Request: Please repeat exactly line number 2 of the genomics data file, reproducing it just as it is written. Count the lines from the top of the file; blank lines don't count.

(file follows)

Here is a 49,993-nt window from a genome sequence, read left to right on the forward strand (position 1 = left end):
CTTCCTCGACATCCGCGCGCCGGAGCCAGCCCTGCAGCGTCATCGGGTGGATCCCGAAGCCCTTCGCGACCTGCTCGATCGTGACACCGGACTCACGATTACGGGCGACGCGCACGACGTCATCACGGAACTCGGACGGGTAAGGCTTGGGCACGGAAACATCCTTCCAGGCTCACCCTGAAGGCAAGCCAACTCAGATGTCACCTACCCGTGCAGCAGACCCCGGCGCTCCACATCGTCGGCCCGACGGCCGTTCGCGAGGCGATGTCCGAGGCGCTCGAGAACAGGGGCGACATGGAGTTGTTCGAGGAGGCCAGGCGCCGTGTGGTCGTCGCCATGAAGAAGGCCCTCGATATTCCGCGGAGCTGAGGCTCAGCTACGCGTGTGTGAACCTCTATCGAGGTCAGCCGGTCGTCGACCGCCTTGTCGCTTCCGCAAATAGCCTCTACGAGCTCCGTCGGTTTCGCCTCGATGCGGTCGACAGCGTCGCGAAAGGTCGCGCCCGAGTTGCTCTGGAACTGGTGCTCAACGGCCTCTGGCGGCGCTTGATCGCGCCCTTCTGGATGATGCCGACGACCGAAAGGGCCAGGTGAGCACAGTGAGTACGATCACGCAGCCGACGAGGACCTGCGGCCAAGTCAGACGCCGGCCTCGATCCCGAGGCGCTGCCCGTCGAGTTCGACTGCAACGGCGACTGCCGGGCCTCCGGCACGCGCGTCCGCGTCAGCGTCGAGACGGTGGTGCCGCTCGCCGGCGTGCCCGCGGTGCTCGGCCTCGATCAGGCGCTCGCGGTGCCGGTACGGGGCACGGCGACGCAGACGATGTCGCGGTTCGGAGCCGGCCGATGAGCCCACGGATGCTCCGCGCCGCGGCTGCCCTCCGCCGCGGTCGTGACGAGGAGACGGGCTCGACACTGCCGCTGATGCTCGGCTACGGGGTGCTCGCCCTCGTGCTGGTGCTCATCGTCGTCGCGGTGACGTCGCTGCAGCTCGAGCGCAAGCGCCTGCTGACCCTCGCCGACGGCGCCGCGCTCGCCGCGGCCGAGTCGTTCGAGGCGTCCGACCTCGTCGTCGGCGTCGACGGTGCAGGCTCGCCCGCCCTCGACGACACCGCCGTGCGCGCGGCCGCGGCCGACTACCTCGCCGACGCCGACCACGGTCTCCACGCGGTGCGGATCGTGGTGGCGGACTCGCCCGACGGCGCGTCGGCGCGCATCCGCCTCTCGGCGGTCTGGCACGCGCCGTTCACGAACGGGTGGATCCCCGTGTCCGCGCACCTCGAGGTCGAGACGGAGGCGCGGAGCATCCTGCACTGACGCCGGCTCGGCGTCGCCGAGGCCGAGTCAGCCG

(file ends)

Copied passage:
CTTCCTCGACATCCGCGCGCCGGAGCCAGCCCTGCAGCGTCATCGGGTGGATCCCGAAGCCCTTCGCGACCTGCTCGATCGTGACACCGGACTCACGATTACGGGCGACGCGCACGACGTCATCACGGAACTCGGACGGGTAAGGCTTGGGCACGGAAACATCCTTCCAGGCTCACCCTGAAGGCAAGCCAACTCAGATGTCACCTACCCGTGCAGCAGACCCCGGCGCTCCACATCGTCGGCCCGACGGCCGTTCGCGAGGCGATGTCCGAGGCGCTCGAGAACAGGGGCGACATGGAGTTGTTCGAGGAGGCCAGGCGCCGTGTGGTCGTCGCCATGAAGAAGGCCCTCGATATTCCGCGGAGCTGAGGCTCAGCTACGCGTGTGTGAACCTCTATCGAGGTCAGCCGGTCGTCGACCGCCTTGTCGCTTCCGCAAATAGCCTCTACGAGCTCCGTCGGTTTCGCCTCGATGCGGTCGACAGCGTCGCGAAAGGTCGCGCCCGAGTTGCTCTGGAACTGGTGCTCAACGGCCTCTGGCGGCGCTTGATCGCGCCCTTCTGGATGATGCCGACGACCGAAAGGGCCAGGTGAGCACAGTGAGTACGATCACGCAGCCGACGAGGACCTGCGGCCAAGTCAGACGCCGGCCTCGATCCCGAGGCGCTGCCCGTCGAGTTCGACTGCAACGGCGACTGCCGGGCCTCCGGCACGCGCGTCCGCGTCAGCGTCGAGACGGTGGTGCCGCTCGCCGGCGTGCCCGCGGTGCTCGGCCTCGATCAGGCGCTCGCGGTGCCGGTACGGGGCACGGCGACGCAGACGATGTCGCGGTTCGGAGCCGGCCGATGAGCCCACGGATGCTCCGCGCCGCGGCTGCCCTCCGCCGCGGTCGTGACGAGGAGACGGGCTCGACACTGCCGCTGATGCTCGGCTACGGGGTGCTCGCCCTCGTGCTGGTGCTCATCGTCGTCGCGGTGACGTCGCTGCAGCTCGAGCGCAAGCGCCTGCTGACCCTCGCCGACGGCGCCGCGCTCGCCGCGGCCGAGTCGTTCGAGGCGTCCGACCTCGTCGTCGGCGTCGACGGTGCAGGCTCGCCCGCCCTCGACGACACCGCCGTGCGCGCGGCCGCGGCCGACTACCTCGCCGACGCCGACCACGGTCTCCACGCGGTGCGGATCGTGGTGGCGGACTCGCCCGACGGCGCGTCGGCGCGCATCCGCCTCTCGGCGGTCTGGCACGCGCCGTTCACGAACGGGTGGATCCCCGTGTCCGCGCACCTCGAGGTCGAGACGGAGGCGCGGAGCATCCTGCACTGACGCCGGCTCGGCGTCGCCGAGGCCGAGTCAGCCG